Friday, March 6, 2015

Water works: Girl Scout Gold Award project makes a splash

April 21, 2010 |

Enterprise staff writer

Hannah Levien spends much of her life in the water.

The Davis High School junior is not only a lifeguard, but also swims and plays water polo for both the high school and club teams.

So itÕs no surprise when it came time to pick a project for her Girl Scout Gold Award, Levien turned to the pool, organizing a one-day swim safety day for beginning swimmers during spring break.

The Gold Award is the highest honor a Girl Scout can achieve, and it requires much dedication and planning in the name of community service.

Levien started planning last fall, raising funds, securing a location for the event Ñ as well as instructors Ñ and developing a program aimed at children ages 4-10 with little or no swimming experience.

It was LevienÕs work as a city of Davis lifeguard last summer that led her to believe such a program was needed.

ÒAs a first-year lifeguard,Ó she said, Òit was really surprising to me how many kids I would see at the community pools who couldnÕt really swim. I like to swim so much, and I feel especially bad for those kids who canÕt afford swim lessons where they can learn basic skills and strokes.Ó

She decided to focus on those kids in particular.

ÒI wanted to target low-income families,Ó Levien said.

She did so through a family friend who works with Davis Community Meals and was able to put her in touch with families that might be interested. The class was then opened up to the community in general and quickly filled up. Twenty children ended up participating in the event.

Securing a venue for the class proved easy once her mom, Lisa Fischer, suggested she contact SwimAmerica Director Rose Cholewinski, who oversees the swim program now housed in its own building on Second Street.

Ò(Rose) was all for it,Ó Levien said. ÒShe ended up giving me the facility for free for the event. That was huge. ThatÕs when I realized the event could really happen.Ó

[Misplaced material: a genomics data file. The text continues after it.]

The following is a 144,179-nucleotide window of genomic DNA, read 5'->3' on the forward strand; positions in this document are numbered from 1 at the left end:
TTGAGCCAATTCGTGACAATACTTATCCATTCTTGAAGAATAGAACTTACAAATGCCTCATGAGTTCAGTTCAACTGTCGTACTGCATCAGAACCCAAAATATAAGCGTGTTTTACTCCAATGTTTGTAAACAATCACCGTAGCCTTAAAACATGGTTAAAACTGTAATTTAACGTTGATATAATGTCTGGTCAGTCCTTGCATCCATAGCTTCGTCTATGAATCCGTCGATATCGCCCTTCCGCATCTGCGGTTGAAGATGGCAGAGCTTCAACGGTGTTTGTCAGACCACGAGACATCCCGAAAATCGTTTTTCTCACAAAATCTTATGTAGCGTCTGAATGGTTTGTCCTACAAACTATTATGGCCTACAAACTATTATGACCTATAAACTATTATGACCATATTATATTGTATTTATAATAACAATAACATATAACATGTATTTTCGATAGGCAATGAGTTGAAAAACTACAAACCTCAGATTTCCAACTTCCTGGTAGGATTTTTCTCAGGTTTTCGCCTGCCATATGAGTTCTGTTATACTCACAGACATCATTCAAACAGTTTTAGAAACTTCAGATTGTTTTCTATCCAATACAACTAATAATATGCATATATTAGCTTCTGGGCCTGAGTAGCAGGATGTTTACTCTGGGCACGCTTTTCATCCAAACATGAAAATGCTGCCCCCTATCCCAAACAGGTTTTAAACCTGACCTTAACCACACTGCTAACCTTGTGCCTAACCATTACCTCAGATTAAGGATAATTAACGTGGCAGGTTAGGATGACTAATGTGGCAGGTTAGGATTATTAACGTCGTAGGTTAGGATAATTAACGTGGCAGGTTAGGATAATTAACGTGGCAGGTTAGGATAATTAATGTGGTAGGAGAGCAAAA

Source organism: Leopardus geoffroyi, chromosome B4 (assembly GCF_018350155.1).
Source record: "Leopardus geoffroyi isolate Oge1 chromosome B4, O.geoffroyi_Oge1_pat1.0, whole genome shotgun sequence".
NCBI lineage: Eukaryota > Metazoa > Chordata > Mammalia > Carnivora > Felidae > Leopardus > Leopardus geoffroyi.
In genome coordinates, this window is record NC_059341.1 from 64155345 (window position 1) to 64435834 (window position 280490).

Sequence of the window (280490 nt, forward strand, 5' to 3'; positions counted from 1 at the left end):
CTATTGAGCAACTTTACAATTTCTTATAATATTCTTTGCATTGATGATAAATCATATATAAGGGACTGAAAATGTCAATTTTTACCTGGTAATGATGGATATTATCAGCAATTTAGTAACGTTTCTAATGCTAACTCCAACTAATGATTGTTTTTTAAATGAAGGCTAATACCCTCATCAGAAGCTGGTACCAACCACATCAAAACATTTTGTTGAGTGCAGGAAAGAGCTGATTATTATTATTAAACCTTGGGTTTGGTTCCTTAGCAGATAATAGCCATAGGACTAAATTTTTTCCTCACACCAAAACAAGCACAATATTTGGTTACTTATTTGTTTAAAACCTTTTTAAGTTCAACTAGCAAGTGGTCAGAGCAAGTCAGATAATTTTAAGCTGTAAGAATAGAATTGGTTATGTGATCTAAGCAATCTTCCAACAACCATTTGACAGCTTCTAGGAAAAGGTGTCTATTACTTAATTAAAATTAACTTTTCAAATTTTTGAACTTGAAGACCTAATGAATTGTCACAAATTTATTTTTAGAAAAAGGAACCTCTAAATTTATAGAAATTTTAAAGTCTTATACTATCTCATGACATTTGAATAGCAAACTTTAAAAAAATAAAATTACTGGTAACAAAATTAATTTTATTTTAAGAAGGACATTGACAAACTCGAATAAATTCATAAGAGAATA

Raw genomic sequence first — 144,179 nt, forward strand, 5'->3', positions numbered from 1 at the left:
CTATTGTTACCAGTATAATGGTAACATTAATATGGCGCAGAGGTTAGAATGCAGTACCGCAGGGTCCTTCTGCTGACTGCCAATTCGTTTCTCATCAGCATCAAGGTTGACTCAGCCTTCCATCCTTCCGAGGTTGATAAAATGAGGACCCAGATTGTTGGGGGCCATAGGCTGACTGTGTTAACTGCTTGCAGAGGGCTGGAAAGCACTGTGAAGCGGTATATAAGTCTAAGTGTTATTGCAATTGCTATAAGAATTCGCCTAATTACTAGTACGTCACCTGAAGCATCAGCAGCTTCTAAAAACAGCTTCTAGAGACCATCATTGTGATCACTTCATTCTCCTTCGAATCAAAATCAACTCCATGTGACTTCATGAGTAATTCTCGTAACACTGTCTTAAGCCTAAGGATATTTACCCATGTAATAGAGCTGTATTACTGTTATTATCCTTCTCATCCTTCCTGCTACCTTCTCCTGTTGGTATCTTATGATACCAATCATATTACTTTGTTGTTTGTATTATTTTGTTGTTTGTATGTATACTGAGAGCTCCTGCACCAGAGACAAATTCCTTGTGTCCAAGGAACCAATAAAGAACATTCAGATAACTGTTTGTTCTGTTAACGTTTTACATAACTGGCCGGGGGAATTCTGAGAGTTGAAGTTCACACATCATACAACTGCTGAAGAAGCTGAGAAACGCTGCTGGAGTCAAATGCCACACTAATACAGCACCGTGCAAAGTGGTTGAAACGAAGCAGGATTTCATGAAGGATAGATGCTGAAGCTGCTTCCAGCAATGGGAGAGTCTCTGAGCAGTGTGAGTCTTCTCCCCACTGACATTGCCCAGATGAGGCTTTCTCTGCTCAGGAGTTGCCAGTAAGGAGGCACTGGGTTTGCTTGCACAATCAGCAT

Next up she had to approach the Girl Scout Council to get approval for the Gold Award project. She got the go-ahead at the end of March.

She raised a little over $500 for the event by hosting a benefit holiday party in December, inviting friends, family, her parentsÕ friends and more. All donated to the cause; enough, in fact, that she had funds left over to donate to Girl Scouts and SwimAmerica Ñ including, perhaps, a scholarship fund for swim lessons.

The event itself went through many revisions as she figured out what to do, frequently consulting with her parents, Cholewinski and her troop adviser, Julie Rooney.

ÒI had an outline of what I wanted kids to come away with,Ó she said. ÒI wanted this to be one day that they might remember when theyÕre older.Ó

A day, she added, that just might save their lives in an emergency.

Important skills she decided on were floating, breathing, kicking and some strokes.

Cholewinski suggested a land-based lesson first, focusing on why learning these skills is important; then actual lessons in the pool, with children divided up based on skill level and taught by SwimAmerica staff.

The whole day went off without a hitch. Children learned swim safety and enjoyed a pizza lunch and an awards ceremony as well.

Next, Levien will have to write a report for the Girl Scout Council and, if all goes according to plan, sheÕll receive her Gold Award in 2011.

It was a lengthy but rewarding project, she said, requiring well over 50 hours of planning in all.

ÒIt was definitely a long process,Ó she said.

Now life will return to normal: school, and much more swimming and water polo, as well as a little lifeguarding this summer.

Ñ Reach Anne Ternus-Bellamy at (530) 747-8051 or [email protected] Comment on this story at



Anne Ternus-Bellamy

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